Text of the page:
How to Manage Two Part-Time Jobs

Derek working two part-time jobs

Being unexpectedly let go from Viddler was scary, but (as I’ve mentioned before) God gave me a huge feeling of peace about it. Since then, I’ve somehow made my living through freelance videography, photography, and hosting an Airbnb. I’ve looked for full-time jobs roughly every six months and rarely got a callback for an interview. In 2017, Lydia saw that Amazon was hiring. I worked there for seven months before I began getting a repetitive strain injury (a common occurrence in warehouse work) as a PIT operator (forklift driver). Within a week or two of being treated by Amazon’s on-site nurses, I got hired as a videographer for Powerteam International. That job soon added social media marketing and  a personal assistant to the CEO. I was gung-ho; let’s do this! Six months later, they wanted to reduce my minimum wage to even less and I wouldn’t be able to live on that.

Okay, you’re up to speed with the last decade of my jobs. After Powerteam, I was applying for full-time jobs yet again. I had some promising interviews at places I would enjoy. I was declined a couple of great positions. However, I did get hired part-time at Sam’s Club. I was utterly nervous to work as a cashier. I hadn’t worked directly with money since living in Australia; American cash is much harder to distinguish between denominations. Alas, I figured it out. They also require cashiers to upsell customers to Plus memberships and credit cards. I can sell something I believe in, but I barely believed in those offerings.

A month after joining Sam’s Club, I got an interview at Staples. Another part-time position. Woohoo! Perhaps I can finally bring in enough money to support my growing family. After juggling both jobs for a month, I started to have conflicts in my schedule. Both jobs would schedule me for a Sunday. Sometimes shifts would overlap by just an hour and I would be able to convince someone to cover me for the last hour at Sam’s Club. That couldn’t last long though; Sam’s Club only allows three call-offs in a rolling three month period. I had three in a matter of two weeks. Staples was giving me more hours, but Sam’s Club pays more. I really need both. Staples creates their schedule six weeks in advance. Sam’s create theirs three weeks in advance. Yes, I asked multiple managers at Sam’s whether I could give them my advanced Staples schedule for them to work around, but they refused to do so because “the computer creates the schedules and we tweak it as needed”.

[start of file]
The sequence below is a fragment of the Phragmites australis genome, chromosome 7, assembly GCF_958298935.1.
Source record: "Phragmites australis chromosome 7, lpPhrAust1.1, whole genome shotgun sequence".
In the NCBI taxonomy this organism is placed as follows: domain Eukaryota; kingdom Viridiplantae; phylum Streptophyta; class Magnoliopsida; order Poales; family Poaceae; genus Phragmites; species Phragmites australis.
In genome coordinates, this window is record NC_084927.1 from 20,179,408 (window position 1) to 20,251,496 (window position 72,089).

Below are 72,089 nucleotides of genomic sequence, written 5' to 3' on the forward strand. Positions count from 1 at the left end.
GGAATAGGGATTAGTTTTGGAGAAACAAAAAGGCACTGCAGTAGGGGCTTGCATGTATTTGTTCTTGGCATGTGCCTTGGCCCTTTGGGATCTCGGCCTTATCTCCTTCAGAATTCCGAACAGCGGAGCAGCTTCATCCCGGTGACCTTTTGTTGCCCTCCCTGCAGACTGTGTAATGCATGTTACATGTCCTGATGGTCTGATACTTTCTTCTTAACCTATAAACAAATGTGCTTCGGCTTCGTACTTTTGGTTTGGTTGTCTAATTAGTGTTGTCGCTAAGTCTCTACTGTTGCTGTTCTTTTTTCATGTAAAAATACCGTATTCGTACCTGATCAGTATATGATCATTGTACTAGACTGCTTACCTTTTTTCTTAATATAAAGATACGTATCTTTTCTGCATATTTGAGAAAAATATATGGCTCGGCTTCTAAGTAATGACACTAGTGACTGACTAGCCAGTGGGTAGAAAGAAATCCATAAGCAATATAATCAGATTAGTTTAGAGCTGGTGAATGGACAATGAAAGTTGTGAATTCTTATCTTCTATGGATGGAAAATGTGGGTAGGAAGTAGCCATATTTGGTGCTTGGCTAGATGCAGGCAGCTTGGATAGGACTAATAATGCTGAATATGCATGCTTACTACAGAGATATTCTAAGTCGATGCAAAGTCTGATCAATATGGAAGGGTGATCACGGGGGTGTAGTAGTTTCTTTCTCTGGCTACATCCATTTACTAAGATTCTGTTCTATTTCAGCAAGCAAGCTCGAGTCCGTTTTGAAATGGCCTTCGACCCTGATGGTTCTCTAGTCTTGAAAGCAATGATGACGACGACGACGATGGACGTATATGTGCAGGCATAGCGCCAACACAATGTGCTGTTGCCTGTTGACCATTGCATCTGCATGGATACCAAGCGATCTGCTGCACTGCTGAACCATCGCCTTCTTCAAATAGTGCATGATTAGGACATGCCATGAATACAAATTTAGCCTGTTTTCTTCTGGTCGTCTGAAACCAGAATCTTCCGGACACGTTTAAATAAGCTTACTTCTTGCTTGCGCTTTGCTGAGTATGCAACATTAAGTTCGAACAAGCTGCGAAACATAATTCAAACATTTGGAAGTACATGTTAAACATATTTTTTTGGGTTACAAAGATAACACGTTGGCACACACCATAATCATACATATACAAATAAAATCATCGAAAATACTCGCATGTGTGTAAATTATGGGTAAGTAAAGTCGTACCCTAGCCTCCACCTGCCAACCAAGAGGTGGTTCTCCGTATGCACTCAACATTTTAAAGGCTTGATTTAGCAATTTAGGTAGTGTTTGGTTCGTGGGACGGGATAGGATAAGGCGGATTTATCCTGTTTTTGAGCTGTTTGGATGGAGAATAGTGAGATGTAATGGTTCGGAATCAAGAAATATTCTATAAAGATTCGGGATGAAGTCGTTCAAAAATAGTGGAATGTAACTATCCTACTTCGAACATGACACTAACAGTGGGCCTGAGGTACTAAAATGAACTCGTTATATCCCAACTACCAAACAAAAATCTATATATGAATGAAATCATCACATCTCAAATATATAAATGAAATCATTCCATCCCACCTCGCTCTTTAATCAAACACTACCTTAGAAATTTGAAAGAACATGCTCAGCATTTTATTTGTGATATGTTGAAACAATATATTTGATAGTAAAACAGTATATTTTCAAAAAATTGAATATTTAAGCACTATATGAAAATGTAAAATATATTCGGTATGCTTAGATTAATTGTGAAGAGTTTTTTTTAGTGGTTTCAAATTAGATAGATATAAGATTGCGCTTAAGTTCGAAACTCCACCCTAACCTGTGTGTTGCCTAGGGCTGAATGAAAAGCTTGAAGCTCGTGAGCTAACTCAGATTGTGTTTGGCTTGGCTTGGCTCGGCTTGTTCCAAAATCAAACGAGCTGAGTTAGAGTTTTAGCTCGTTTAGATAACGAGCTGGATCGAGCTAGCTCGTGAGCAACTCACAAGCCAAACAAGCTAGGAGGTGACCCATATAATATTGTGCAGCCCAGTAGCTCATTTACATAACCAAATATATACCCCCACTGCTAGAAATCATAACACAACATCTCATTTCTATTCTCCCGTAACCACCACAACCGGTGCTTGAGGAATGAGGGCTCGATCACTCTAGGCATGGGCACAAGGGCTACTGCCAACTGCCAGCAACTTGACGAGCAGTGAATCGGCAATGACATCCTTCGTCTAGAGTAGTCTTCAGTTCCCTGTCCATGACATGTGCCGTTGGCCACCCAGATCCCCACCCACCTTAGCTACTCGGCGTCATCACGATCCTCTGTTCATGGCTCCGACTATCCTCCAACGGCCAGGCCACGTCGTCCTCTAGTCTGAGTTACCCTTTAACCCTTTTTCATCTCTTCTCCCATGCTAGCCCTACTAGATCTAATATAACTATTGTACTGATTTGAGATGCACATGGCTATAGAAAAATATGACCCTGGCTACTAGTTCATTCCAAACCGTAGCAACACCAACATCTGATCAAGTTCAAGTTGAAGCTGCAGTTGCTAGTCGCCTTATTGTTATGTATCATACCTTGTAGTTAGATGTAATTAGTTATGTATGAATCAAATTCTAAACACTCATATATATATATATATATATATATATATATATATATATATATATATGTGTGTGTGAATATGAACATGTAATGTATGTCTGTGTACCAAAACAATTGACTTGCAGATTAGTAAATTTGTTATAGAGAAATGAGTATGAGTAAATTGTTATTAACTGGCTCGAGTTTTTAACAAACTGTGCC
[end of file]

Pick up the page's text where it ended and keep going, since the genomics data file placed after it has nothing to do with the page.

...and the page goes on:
Do you want the kicker? I’ve discovered in the past couple of months that most retail stores aim to save costs my having employees work the bare minimum possible. At a grocery store, that means 1-2 cash registers open on a weekday (read: slow days). Sure, customers can use self-checkout or an app to purchase their items… but if customers don’t want to use modern technology to purchase their items (or they want to pay with an archaic cheque), then they get cranky. I digress.

How on earth does someone juggle two part-time jobs? The only way I see it being possible is if you work a day shift and a night shift. But then you don’t sleep.

I worked nights at Amazon and I made it work (read: I didn’t see the sun much and I didn’t have much of a social life). I wouldn’t have been able to work in the daytime on my three off days from Amazon though. Even trying to switch to being awake during the day on my off days was a struggle; I’ve realised good sleep is very important for my health.

The answer? It’s not possible. At least in the retail industry. Hone in on the job you enjoy most (for me it’s Staples because I’m in Print & Marketing and I can use more talents than just a smile) and seek to get more hours or a full-time position there.

Photos by Christopher Hoyle and Lydia Steen.

A year with Viddler

Today marks a year of my employment with Viddler. It’s hard to define something I’m so passionate about as “work”. I love working with such a dedicated team, and I must say within the whole year there has been very few days when I haven’t been interacting with Viddler and its fantastic community.

It has been an exciting year seeing Viddler grow at an amazing rate and the experiences that come with that. I’ve had the opportunity to represent Viddler at events like SxSWi and even just at social gatherings where “work” comes up in conversation. I refuse to hide my passion for this great company with friends and strangers.

Interacting with all kinds of creative people (businesses, individuals, artists) over the past year has blown my mind. Experiencing other peoples’ passion for what they do just inspires me even more.

For those that possibly think I’m sucking up, well, you might not know what your passionate about. If I was working as a plumber I probably wouldn’t write a post like this because I’m a creative and I can’t imagine that I would enjoy plumbing.

I look forward to another giddy year with Viddla and I’m excited for what it brings.

If you ever have any questions regarding video, photography, screencasting, podcasting, or even something about Viddler, then don’t hesitate to ask me: derek [at] viddler [dot] com.

I’m djsteen on Viddler.